What’s the Outlook for BMSB?
Unfortunately, Wisconsin has yet to see the full impact of this invasive insect.Observations over the last few years have found that BMSB is able to survive our winters and reproduce in the state, so this adaptable pest will most likely continue to build its numbers in the coming years.
Over time, the brown marmorated stink bug is likely to emerge as one of the top structure-invading pests in the state alongside the likes of boxelder bugs and multicolored Asian lady beetles.In the eastern US, where BMSB has been established for over a decade in spots, problems can be significant. In some cases these malodorous insects have been documented invading homes by the tens of thousands.
While widespread crop damage has not yet been observed in Wisconsin, it may only be a matter of time as population of this insect continue to build in the state.Agricultural problems have also been significant in the eastern US, giving us a glimpse into what could potentially happen in coming years. For example, brown marmorated stink bug caused $37 million dollars in losses to apples in the mid-Atlantic states in 2010 alone.
Having been detected in Portage County in 2017, brown marmorated stink bug may soon start to pose a threat to vegetable production in central Wisconsin.Similarly, specimens confirmed from Door County in 2017 are forcing fruit growers in that part of the state to keep a close watch on their orchards and vineyards.With the recent detection of BMSB in several western Wisconsin counties, we’ll likely see BMSB populations slowly build in that part of the state over the next few years as well.
As is typical in a given year, Wisconsin sees a few new invasive species in the state each year. In 2016, one of the surprises was the arrival of the “two banded Japanese weevil” (Pseudocneorhinus bifasciatus), often simply called the “Japanese weevil”. Weevils themselves are technically a type of beetle from the hyper-diverse family Curculionidae, which contains a plethora of weevils, curculios, and multitudes of bark beetles. When talking to the public, it’s amazing how often the Japanese beetles feeding on landscape plants during the summer are mixed up with the Asian lady beetles (Harmonia axyridis), which invade homes in the fall. Given the name of this new “Japanese weevil”, I’m expecting this creature to confuse the situation even more.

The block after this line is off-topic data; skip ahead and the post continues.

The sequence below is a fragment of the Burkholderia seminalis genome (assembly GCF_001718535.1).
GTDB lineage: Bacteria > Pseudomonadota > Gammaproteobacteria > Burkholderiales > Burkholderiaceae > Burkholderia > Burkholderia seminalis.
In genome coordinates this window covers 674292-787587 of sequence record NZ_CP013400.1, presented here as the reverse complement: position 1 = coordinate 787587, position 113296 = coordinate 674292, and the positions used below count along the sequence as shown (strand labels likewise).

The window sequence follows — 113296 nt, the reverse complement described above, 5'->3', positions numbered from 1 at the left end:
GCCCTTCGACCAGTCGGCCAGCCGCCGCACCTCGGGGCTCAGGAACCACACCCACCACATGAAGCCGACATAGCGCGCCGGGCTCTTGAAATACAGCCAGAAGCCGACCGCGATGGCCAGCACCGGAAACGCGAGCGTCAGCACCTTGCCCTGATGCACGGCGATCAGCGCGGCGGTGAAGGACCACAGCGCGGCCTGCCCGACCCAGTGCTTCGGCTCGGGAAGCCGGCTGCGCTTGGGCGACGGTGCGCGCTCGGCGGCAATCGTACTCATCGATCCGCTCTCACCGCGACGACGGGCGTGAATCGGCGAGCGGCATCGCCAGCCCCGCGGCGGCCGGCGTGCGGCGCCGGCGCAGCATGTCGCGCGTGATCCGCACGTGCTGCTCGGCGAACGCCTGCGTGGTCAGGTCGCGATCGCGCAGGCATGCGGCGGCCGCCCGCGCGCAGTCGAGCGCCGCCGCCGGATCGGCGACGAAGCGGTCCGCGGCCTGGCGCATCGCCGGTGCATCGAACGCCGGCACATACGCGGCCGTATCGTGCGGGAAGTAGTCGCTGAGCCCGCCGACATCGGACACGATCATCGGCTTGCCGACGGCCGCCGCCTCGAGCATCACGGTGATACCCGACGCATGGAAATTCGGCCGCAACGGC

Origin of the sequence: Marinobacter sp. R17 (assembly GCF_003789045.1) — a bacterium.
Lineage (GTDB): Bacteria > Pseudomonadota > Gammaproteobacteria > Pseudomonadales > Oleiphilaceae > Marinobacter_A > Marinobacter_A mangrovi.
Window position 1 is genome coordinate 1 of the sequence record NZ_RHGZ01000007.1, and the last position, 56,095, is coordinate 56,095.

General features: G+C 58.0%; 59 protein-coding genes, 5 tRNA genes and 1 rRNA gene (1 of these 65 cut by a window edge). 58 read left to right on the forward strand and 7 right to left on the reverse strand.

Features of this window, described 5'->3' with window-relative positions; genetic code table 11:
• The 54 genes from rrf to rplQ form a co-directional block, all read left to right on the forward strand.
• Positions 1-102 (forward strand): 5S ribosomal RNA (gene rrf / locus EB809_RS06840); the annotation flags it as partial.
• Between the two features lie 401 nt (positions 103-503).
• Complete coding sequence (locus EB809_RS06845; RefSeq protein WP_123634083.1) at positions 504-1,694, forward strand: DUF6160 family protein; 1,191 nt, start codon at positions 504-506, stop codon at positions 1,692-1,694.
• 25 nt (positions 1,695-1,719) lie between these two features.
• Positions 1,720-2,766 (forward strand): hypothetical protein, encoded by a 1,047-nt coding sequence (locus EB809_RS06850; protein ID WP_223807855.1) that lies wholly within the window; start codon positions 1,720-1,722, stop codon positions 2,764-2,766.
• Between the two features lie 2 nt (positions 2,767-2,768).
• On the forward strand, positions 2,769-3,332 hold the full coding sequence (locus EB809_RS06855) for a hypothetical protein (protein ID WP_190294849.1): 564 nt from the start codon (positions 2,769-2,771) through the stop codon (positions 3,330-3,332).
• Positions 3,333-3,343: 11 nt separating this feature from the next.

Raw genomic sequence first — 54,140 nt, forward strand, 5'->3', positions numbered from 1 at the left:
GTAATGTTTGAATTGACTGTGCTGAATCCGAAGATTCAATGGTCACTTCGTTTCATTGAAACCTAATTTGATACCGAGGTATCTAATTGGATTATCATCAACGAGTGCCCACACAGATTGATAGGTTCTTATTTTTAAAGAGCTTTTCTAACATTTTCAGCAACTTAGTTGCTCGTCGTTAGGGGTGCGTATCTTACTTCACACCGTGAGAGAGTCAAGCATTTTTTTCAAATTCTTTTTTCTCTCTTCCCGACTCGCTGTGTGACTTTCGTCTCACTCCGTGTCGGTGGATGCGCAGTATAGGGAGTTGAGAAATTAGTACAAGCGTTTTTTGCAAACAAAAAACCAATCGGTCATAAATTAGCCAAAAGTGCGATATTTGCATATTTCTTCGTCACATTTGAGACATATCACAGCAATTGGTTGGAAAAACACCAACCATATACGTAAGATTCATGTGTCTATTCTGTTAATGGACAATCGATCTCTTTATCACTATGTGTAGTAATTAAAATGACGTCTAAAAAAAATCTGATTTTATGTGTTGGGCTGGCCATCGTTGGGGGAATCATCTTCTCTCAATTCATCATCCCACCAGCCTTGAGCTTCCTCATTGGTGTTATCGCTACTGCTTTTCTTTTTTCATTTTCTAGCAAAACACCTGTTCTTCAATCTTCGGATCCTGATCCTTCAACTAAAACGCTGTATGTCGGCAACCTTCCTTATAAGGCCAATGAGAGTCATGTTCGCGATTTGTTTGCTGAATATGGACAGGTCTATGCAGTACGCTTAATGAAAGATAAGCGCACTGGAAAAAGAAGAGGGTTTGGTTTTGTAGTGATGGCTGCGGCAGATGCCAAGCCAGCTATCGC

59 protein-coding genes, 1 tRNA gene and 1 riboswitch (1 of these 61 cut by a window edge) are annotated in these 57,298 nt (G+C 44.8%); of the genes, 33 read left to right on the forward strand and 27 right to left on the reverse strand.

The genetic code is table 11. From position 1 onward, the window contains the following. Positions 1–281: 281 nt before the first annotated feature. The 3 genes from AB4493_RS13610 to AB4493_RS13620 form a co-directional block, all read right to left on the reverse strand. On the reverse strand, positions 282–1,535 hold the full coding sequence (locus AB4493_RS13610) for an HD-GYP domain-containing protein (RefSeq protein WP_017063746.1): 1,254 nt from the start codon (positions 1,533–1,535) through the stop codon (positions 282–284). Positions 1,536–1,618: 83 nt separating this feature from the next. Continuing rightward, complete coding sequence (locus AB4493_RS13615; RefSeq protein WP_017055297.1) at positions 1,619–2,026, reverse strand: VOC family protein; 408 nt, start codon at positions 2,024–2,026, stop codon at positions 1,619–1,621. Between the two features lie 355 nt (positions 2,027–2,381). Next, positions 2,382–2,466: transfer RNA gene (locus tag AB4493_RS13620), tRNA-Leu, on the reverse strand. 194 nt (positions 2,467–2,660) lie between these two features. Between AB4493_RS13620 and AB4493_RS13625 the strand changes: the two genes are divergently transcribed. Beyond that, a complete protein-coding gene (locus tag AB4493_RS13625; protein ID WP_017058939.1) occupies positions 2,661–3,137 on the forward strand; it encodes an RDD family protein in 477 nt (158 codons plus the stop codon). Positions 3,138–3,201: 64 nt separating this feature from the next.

What is the Japanese Weevil?
The Japanese weevil (P. bifasciatus) is a non-native beetle that feeds on a wide variety of landscape plants, particularly shrubs. Adult Japanese weevils are ~ ¼” long with a gray or brownish, pear-shaped body with black bands across the wing covers (elytra). The pale larvae (grubs) live in the soil and feed on roots of suitable host plants. We haven’t had this pest in Wisconsin long enough to fully understand the local life cycle, but given the pattern in other states, this insect will most likely complete one generation per year, with adult presence and feeding damage occurring during the summer from late June through August.
Where’s the Japanese weevil from?
Very similar to the Japanese beetle (Popillia japonica), the Japanese weevil is native to Japan and first popped up in the US in 1914, via the transport of infested nursery stock. Like the Japanese beetle, the Japanese weevil feeds on a wide range of landscape plants. When it first showed up in Wisconsin in 2016, the Japanese weevil was found on a variety of ornamental plants in Madison, WI. How this species got to Wisconsin remains a mystery, but the movement of infested potted plants is the most likely explanation, as this insect is not capable of flight. While the Japanese beetle is common across many parts of eastern North America, the Japanese weevil has a much more scattered distribution and can be found primarily in the Mid-Atlantic region with scattered cases in the Illinois, Iowa, Wisconsin and Oklahoma.
What does this insect mean for Wisconsin?
Luckily, it seems that the Japanese weevil may not be nearly as big of a threat to landscape plants as the Japanese beetle. When lots of Japanese beetles are present, entire trees can have their leaves nibbled into a lace-like skeleton. In contrast, when the Japanese weevil feeds, it tends to cut notches out of the edges of leaves. This damage can resemble the feeding of many caterpillar species, and healthy plants should be able to tolerate the feeding. Reports from other states suggest that this insect unlikely to cause very severe damage.
Think you’ve found the Japanese weevil?
If you come across any beetles in Wisconsin feeding on landscape plants that resemble the Japanese weevil, send digital images and/or physical specimens to the UW Insect Diagnostic Lab for confirmation, so we can track this new arrival in the state.
In this post, we’re continuing to count-down 2015’s top insect trends in the state. This is the final post in a three part series. Part I (2015’s diagnostic lab statistics) can be found here and Part II (Top Insect Trends Numbers 10-6) can be found here.